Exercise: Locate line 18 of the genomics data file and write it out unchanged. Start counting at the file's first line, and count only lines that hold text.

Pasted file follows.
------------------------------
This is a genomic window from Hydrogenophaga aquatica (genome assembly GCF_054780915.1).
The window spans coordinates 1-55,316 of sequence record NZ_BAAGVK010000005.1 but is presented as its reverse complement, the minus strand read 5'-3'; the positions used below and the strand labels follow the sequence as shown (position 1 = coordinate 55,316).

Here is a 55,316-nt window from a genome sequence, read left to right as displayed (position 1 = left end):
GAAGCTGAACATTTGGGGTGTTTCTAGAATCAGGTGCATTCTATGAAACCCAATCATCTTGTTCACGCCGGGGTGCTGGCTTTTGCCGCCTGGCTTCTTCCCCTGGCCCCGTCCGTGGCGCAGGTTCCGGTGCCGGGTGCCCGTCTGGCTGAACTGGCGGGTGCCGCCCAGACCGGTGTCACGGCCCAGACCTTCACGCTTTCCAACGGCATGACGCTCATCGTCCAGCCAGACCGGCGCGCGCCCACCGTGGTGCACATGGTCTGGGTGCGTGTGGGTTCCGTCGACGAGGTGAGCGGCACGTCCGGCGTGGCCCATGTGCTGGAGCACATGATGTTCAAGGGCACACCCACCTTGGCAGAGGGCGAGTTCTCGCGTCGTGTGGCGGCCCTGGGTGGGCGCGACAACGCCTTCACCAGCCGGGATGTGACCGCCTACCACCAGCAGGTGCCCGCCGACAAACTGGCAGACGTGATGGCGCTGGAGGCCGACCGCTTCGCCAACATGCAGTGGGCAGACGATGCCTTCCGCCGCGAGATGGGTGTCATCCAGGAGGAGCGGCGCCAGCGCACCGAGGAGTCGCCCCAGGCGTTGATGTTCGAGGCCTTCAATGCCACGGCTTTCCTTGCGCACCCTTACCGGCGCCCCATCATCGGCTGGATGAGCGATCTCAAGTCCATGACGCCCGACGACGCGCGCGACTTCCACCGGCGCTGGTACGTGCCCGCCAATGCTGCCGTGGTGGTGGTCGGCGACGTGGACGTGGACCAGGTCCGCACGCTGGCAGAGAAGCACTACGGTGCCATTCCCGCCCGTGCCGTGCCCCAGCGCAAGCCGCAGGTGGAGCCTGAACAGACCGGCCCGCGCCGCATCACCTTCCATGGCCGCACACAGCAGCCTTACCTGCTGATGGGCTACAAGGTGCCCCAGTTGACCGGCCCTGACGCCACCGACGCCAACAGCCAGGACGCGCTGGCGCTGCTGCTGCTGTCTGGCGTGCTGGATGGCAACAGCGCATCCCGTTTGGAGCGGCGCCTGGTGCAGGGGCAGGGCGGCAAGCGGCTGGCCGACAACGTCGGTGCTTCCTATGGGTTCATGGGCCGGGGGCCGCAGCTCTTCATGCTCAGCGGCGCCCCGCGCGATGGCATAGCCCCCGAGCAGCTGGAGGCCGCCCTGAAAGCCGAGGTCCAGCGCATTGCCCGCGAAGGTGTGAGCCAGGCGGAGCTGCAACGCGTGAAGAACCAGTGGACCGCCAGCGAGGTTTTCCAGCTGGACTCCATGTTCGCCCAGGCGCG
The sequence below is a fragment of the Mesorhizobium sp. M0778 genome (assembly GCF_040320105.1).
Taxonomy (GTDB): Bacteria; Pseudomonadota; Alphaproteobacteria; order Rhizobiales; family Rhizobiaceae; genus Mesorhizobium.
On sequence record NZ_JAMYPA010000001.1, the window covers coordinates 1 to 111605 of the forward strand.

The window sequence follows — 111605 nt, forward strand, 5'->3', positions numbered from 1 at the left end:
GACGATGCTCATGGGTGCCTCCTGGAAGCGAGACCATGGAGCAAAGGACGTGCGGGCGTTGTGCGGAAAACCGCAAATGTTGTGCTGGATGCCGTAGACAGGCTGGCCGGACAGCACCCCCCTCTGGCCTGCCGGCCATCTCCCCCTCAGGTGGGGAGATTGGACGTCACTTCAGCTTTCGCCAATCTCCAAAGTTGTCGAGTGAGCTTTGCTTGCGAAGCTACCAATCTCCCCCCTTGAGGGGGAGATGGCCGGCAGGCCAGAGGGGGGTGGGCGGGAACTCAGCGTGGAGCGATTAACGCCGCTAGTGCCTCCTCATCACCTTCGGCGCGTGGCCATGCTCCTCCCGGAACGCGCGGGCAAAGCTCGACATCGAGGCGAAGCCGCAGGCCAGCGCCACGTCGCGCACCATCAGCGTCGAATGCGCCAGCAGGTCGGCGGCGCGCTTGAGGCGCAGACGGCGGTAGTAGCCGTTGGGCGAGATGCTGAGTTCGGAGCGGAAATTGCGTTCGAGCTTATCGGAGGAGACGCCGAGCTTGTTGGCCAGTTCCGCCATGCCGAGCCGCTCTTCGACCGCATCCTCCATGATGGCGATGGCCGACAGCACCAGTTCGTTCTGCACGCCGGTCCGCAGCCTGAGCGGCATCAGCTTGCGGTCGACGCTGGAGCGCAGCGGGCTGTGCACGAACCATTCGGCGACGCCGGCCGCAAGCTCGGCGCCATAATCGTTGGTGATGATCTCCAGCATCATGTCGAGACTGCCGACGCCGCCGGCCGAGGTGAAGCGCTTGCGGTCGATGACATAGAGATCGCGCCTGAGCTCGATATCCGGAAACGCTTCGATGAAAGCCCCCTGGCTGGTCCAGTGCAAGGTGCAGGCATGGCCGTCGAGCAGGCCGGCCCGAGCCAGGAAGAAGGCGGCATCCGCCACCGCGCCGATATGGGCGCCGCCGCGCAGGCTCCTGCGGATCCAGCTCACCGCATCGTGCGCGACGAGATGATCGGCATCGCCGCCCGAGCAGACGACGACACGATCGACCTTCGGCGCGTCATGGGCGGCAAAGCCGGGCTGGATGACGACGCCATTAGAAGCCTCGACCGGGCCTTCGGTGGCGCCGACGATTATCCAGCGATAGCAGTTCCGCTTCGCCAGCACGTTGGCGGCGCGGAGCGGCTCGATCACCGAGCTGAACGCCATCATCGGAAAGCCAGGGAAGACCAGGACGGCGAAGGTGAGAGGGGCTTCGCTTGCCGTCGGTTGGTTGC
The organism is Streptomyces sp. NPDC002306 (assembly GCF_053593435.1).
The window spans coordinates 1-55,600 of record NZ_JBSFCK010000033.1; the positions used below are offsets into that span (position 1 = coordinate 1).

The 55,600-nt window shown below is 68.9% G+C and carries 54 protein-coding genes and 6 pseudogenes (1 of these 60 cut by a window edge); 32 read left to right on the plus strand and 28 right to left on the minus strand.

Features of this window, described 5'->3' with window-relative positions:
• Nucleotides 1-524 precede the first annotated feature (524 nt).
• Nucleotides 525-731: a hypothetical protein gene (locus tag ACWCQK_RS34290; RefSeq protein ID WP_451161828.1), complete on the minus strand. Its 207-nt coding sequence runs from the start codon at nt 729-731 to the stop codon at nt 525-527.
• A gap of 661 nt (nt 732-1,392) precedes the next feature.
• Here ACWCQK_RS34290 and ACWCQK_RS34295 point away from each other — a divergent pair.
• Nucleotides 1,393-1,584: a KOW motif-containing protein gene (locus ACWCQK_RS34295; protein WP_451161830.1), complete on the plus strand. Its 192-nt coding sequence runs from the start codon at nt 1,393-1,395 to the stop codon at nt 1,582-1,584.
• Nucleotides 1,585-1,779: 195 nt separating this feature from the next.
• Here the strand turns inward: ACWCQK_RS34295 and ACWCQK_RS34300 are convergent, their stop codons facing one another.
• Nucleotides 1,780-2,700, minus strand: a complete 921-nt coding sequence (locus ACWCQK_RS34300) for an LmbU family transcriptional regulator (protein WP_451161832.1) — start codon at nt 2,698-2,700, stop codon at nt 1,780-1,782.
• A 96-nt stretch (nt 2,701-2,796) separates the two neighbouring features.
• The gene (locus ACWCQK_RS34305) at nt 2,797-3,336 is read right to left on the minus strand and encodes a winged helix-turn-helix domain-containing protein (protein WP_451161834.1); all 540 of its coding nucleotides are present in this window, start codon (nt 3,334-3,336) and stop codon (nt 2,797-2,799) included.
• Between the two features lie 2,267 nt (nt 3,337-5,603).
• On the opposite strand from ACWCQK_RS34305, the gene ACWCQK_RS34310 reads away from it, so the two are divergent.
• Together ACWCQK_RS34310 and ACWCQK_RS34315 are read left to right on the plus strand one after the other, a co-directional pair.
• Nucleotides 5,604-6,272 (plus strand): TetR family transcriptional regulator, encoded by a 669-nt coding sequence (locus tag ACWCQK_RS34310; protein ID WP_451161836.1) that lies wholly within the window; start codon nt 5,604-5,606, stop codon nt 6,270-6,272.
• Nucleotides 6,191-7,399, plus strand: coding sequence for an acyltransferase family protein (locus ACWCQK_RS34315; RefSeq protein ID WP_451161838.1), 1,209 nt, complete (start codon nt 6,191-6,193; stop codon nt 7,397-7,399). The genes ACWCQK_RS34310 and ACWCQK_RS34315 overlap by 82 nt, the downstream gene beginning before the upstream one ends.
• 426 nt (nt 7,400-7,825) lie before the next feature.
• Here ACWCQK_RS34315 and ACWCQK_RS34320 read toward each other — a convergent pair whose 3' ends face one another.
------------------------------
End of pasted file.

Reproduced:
• Nucleotides 1,393-1,584: a KOW motif-containing protein gene (locus ACWCQK_RS34295; protein WP_451161830.1), complete on the plus strand. Its 192-nt coding sequence runs from the start codon at nt 1,393-1,395 to the stop codon at nt 1,582-1,584.